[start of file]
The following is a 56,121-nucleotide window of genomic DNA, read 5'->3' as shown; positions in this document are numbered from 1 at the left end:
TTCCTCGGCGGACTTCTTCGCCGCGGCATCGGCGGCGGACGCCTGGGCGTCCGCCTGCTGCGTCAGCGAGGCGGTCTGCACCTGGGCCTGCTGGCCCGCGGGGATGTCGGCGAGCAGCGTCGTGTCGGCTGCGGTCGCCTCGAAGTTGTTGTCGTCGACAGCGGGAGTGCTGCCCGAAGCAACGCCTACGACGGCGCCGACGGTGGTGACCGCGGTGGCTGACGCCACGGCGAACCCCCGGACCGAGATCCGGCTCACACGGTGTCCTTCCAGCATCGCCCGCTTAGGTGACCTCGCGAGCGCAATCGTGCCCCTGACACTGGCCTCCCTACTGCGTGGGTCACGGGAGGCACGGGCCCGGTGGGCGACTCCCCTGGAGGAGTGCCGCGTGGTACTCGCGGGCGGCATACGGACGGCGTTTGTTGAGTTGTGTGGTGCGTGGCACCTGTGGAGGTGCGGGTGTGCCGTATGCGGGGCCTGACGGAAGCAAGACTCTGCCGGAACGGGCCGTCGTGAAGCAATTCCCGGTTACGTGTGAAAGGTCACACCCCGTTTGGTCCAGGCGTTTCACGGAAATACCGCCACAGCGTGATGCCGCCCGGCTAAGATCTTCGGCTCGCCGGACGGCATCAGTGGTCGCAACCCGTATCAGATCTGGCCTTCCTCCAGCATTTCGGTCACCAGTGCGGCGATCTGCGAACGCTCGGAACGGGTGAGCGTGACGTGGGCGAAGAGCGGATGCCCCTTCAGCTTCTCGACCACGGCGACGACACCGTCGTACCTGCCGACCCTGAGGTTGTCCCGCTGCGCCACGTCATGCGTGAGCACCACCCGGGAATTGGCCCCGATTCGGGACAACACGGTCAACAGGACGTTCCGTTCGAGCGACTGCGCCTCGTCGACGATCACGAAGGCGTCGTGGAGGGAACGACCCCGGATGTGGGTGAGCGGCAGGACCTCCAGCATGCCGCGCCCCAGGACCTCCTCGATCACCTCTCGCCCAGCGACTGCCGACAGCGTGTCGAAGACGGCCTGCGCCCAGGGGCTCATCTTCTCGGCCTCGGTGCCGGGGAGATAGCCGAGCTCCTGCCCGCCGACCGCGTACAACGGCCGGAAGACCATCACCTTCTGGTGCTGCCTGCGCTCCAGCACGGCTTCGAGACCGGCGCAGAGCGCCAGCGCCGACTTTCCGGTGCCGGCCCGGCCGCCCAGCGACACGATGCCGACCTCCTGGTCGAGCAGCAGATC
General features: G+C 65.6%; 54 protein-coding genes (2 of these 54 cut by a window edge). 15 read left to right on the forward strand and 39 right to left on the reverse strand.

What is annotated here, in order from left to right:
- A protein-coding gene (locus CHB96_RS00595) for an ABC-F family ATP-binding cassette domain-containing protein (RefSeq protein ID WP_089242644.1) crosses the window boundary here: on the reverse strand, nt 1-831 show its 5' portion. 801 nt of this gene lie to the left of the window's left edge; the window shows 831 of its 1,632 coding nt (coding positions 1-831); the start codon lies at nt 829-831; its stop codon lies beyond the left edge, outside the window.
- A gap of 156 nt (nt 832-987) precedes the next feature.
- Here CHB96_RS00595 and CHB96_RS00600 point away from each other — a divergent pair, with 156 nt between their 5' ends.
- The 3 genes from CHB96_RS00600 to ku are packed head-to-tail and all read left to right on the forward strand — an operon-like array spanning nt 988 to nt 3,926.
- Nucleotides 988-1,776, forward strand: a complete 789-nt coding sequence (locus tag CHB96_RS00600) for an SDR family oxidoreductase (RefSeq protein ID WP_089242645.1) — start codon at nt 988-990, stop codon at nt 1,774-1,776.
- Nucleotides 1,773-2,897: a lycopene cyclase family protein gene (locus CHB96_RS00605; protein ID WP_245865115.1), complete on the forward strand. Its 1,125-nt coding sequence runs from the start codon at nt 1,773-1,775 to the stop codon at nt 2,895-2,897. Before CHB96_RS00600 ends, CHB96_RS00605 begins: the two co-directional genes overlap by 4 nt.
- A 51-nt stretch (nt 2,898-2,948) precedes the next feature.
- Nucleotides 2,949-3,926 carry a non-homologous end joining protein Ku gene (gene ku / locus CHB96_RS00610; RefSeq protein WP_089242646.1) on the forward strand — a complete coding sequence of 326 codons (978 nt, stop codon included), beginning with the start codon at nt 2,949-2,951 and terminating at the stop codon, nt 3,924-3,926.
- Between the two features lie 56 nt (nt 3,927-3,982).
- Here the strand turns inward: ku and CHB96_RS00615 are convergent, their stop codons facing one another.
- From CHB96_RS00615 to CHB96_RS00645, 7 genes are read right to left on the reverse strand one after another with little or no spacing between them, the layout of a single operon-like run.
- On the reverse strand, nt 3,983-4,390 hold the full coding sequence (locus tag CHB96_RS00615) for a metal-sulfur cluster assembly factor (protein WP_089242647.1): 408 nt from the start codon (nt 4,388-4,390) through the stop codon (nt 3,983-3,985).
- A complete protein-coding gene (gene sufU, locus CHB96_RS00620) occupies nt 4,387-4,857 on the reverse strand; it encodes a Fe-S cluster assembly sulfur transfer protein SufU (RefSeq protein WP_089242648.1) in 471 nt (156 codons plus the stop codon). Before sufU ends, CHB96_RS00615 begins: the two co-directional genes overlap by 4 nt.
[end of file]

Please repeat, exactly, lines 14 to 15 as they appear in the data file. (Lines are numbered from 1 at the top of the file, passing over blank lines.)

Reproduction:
- Here the strand turns inward: ku and CHB96_RS00615 are convergent, their stop codons facing one another.
- From CHB96_RS00615 to CHB96_RS00645, 7 genes are read right to left on the reverse strand one after another with little or no spacing between them, the layout of a single operon-like run.